The first place people usually turn to, when they’re depressed, is drugs or alcohol. Maybe it’s not overt or illicit. Maybe they go to a psychiatrist to get meds to help them deal. Maybe they do turn to narcotics. Maybe it’s just an increase in social drinking on the weekends. But, at some point, full-blown depression happens. Thankfully, it doesn’t have to turn into a disaster. Many depression problems are really thinking problems. And, thinking problems can be changed.
Set goals for yourself. When you’re depressed, you might feel like you cannot accomplish anything in life. This makes you feel worse about your situation and your ability to dig yourself out of a hole. You need to be proactive.
It’s not a fancy answer, but the simple action of setting daily, written goals – that you will be forced to see every morning – will help you immensely. Start right now. Don’t wait until tonight. Don’t wait until this weekend. Set goals right now.
Make your goal challenging, but achievable. If your goals are not achievable, you’ll get discouraged. If they’re not challenging enough, you’ll get bored and slip back into depression.
Avoid Alcohol And Drugs
Alcohol and drugs are never a long-term solution to depression. They only mask the symptoms. Yet, many people turn to them as a long-term solution – a solution that’s not really a solution. It’s a crazy rationalization, and one that’s almost impossible to talk people out of unless a life-threatening event occurs. Even then, sometimes, some people, can’t be reached.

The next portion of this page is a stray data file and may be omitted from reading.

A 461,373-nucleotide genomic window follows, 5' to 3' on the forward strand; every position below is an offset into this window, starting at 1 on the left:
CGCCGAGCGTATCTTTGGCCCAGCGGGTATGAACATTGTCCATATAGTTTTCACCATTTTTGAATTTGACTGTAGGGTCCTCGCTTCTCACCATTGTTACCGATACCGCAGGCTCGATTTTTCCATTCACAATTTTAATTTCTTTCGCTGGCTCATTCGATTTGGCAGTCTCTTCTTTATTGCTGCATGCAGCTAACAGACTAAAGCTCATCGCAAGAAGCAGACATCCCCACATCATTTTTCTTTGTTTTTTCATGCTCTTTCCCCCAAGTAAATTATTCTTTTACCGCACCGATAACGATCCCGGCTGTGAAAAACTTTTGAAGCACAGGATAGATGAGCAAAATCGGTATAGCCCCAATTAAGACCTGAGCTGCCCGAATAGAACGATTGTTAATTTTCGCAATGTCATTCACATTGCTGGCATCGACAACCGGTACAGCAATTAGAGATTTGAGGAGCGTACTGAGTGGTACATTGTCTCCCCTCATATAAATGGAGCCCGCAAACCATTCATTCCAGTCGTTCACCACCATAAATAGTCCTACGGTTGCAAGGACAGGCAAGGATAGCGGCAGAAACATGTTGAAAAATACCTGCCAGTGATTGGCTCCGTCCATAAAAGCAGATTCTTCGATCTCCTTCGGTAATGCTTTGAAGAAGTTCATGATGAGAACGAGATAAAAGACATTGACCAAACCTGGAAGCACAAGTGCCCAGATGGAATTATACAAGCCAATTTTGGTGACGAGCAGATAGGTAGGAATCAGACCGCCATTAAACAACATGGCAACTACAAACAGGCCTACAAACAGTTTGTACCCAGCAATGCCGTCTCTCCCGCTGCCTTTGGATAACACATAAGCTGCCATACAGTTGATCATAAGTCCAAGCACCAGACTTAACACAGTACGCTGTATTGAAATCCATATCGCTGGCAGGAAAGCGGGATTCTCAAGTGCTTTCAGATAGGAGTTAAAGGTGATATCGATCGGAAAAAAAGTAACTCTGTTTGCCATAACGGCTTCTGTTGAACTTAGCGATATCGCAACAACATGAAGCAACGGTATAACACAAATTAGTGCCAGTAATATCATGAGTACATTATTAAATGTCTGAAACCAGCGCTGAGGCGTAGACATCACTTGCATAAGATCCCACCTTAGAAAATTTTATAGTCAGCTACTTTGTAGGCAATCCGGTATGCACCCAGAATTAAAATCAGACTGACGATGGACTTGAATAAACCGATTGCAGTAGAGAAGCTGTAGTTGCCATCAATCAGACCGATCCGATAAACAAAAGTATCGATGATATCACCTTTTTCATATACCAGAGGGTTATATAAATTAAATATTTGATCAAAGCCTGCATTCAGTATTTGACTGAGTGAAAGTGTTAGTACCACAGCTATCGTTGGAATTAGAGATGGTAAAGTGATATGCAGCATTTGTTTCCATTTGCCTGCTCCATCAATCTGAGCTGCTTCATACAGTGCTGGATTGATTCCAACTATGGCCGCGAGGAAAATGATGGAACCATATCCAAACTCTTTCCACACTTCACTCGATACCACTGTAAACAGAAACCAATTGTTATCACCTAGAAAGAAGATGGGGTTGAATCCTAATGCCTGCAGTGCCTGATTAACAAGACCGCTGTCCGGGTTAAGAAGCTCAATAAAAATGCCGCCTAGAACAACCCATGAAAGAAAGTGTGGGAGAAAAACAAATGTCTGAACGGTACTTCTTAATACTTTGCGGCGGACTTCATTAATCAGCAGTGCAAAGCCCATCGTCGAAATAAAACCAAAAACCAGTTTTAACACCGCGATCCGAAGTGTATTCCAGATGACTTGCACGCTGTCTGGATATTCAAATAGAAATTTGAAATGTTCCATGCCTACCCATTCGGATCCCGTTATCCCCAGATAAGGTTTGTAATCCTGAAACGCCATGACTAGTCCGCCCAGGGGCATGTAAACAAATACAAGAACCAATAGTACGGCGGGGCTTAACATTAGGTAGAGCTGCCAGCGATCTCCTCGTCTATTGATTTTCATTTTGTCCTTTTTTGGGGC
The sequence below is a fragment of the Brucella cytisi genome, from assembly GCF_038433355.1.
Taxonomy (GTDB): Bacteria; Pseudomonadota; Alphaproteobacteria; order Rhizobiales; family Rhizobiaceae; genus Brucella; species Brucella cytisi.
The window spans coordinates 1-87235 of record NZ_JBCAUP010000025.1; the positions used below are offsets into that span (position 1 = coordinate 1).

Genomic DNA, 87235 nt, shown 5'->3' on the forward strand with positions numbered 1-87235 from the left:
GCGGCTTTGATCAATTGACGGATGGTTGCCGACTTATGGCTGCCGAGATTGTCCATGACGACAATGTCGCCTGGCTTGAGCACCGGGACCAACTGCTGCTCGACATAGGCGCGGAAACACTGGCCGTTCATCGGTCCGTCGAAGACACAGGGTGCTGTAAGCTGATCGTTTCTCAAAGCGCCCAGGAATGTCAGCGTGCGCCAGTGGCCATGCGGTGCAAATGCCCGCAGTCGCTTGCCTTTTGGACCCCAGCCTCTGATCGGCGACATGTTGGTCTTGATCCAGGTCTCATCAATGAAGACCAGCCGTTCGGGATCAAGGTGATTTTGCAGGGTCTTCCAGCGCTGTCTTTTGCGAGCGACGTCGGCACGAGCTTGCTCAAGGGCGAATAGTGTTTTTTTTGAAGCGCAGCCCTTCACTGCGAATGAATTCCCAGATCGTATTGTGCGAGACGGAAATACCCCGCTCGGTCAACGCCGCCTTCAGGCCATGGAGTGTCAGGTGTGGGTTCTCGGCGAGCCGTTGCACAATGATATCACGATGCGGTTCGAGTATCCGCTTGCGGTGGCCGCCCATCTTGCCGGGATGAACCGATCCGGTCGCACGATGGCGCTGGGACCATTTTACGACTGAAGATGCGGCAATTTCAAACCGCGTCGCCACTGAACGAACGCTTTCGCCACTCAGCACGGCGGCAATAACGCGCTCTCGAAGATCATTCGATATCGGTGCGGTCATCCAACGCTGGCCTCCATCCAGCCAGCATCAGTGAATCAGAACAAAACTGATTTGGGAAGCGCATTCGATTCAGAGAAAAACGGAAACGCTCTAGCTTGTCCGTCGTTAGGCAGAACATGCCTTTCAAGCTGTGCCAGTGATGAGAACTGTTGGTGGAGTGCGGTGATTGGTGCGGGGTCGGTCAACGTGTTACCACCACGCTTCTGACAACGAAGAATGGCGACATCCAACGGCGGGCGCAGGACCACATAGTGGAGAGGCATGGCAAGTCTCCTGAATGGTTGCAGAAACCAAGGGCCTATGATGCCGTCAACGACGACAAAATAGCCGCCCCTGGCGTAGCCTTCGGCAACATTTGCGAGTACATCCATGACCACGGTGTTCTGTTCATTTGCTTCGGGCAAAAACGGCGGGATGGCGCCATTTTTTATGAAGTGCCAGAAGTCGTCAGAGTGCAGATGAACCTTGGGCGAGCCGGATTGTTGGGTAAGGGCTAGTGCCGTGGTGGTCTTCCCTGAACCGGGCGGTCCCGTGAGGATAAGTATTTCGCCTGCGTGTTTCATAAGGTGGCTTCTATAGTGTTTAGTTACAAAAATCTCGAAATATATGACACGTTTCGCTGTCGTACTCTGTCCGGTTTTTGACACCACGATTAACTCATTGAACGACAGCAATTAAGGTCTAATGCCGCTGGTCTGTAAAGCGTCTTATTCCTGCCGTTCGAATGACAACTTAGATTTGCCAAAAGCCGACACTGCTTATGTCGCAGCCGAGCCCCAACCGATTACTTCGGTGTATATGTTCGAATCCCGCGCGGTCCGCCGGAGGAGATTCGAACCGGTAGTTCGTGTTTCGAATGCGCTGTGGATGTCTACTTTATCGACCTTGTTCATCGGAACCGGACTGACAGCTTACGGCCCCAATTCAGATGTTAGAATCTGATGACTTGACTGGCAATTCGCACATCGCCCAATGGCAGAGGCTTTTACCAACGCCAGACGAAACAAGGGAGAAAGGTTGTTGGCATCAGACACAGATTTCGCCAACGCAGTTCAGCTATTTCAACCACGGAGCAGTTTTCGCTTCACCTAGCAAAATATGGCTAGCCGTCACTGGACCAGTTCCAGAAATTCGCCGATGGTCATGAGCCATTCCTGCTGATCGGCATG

If you’re already facing a drug or alcohol problem, you might also be under the impression that the only option is AA. While “the program” has undoubtedly gotten people off of substance abuse – the addictive behavior is never addressed. Indeed, abusers often switch from “hard drugs” and alcohol to “softer” addictions like sugar, caffeine, and nicotine.
Fortunately, there’s a permanent solution that cures you of all addition. Want to know more? Just look on this site – there’s tons of information about something called “cognitive therapy.”
Lifting weights, running, and a combination of the two forms of exercise gives you something else to focus your mind on. While there’s a danger in becoming addicted to the gym, this is usually not a bad thing (unless you’re overtraining).
Make sure you’re getting enough – 8 hours at least. If you’re getting between 8 and 10, you should be well-rested. In the winter, you may need more since it gets dark outside sooner and your body will naturally start producing melatonin (the hormone that knocks you out for the night) earlier. In the summer, you may be able to stay up later.
Don’t Get Too much Sleep
Sleep is good. More sleep might be better. But, there is such a thing as too much sleep. If you can’t drag yourself out of bed after 10 hours of rest, something is wrong. Set your alarm for between 8 and 9 hours of sleep. After that time, it’s probably time to get up. Do something. Start moving. Motion is good for you.
Make Commitments And Take On Responsibilities
One of the best ways to fight depression is to make commitments to yourself and to others you care about. Make those commitments publicly so that you feel a sense of responsibility for them. Take on additional responsibilities where others rely on you for something. This will help give your life purpose – that you’re providing values that others want and need.
Steve Tucker has a deep passion for holistic medicine. With control of one’s diet and fitness, he believes that many illnesses can be treated without the side effects of chemicals. Follow Steve on Twitter.